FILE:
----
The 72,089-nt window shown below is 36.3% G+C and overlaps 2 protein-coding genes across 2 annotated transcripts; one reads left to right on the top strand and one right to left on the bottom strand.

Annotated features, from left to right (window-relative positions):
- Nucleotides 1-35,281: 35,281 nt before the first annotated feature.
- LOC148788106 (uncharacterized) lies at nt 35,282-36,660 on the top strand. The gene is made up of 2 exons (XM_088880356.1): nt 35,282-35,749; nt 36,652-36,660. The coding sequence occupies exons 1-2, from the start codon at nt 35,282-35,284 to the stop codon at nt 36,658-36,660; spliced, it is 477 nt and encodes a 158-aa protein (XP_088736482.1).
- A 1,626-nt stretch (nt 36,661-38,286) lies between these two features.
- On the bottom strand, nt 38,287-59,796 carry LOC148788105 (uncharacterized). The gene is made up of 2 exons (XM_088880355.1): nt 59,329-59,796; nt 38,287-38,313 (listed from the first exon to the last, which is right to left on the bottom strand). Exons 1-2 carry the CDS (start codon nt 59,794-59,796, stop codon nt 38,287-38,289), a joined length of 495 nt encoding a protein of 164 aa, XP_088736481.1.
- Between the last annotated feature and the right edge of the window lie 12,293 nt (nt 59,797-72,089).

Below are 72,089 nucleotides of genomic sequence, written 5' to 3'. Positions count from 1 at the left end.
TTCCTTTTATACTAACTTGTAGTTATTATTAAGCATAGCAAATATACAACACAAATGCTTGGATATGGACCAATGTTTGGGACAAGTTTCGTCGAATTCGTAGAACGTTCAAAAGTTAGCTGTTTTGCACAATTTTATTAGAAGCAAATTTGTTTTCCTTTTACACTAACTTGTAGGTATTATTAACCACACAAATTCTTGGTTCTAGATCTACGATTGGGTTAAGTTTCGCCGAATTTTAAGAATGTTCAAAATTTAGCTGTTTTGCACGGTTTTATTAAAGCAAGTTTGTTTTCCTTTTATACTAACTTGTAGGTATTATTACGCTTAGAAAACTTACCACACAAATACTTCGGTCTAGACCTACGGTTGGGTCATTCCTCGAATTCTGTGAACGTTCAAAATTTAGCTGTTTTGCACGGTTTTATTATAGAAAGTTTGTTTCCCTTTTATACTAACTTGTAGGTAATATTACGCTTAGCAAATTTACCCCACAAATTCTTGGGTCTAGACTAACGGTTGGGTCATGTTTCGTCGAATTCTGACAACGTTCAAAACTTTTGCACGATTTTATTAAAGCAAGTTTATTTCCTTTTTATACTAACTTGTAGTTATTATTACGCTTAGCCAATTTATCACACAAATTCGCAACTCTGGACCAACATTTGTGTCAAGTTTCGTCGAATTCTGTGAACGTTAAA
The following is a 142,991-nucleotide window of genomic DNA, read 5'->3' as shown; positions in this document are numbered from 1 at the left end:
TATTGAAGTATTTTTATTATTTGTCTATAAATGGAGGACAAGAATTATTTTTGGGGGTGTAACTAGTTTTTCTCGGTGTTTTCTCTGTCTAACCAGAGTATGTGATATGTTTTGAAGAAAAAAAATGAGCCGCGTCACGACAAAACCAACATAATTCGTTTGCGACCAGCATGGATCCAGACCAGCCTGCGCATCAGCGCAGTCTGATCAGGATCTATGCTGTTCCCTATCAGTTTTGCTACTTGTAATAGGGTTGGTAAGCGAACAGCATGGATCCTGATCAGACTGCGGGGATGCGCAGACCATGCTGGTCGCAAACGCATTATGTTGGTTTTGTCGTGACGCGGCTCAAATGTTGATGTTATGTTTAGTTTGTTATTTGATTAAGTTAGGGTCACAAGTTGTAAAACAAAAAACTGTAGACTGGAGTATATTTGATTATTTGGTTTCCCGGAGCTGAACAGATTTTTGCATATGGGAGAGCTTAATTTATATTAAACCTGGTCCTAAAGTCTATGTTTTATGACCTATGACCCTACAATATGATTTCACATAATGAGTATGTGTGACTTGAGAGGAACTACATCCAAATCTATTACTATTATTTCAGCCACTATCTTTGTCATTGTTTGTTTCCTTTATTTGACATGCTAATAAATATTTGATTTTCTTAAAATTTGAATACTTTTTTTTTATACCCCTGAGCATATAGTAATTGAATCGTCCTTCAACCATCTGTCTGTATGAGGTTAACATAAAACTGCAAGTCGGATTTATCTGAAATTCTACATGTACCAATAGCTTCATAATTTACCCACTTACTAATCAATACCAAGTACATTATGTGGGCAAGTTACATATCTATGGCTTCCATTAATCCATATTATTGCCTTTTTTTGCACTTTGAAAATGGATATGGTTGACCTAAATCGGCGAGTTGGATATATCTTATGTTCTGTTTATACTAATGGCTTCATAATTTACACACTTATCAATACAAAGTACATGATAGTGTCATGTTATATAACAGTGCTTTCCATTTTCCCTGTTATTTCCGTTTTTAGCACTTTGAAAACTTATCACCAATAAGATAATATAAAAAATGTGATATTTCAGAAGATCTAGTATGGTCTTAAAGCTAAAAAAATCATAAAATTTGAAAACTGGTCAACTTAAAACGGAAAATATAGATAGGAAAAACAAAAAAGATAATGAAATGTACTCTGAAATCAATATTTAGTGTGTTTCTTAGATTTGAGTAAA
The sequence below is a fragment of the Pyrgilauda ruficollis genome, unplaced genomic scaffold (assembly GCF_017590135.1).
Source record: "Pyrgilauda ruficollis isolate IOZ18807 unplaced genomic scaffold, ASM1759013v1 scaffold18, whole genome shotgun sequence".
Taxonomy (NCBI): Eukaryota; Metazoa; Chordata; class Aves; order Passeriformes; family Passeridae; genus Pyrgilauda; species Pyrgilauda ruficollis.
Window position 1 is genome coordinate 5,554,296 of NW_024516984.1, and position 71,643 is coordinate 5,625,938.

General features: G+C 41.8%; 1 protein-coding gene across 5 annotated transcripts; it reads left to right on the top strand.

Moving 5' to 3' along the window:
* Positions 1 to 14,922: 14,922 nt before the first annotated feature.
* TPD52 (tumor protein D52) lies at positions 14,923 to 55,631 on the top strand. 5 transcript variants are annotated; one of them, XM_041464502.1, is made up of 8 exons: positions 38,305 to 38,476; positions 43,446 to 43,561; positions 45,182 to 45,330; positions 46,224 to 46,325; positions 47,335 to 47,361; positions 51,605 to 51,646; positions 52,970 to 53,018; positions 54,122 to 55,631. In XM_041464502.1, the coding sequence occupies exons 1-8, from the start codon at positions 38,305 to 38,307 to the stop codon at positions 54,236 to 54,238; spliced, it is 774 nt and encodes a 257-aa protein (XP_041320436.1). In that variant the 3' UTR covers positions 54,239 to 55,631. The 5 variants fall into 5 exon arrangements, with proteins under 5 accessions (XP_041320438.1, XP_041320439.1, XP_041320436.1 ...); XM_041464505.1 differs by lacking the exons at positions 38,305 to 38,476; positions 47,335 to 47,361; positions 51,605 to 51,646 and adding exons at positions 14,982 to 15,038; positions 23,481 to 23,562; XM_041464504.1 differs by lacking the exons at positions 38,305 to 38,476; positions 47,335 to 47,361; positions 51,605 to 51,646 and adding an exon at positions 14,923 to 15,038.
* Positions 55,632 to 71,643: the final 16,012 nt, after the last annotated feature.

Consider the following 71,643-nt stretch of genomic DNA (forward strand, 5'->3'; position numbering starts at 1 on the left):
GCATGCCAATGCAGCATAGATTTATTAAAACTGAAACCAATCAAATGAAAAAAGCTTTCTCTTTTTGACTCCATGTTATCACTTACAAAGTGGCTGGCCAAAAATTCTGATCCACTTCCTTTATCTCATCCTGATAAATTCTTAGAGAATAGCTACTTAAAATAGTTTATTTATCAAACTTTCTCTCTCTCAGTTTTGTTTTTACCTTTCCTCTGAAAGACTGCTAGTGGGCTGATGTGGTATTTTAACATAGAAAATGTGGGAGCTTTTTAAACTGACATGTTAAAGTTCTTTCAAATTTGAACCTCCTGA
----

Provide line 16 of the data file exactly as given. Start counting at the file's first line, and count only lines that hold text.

General features: G+C 41.8%; 1 protein-coding gene across 5 annotated transcripts; it reads left to right on the top strand.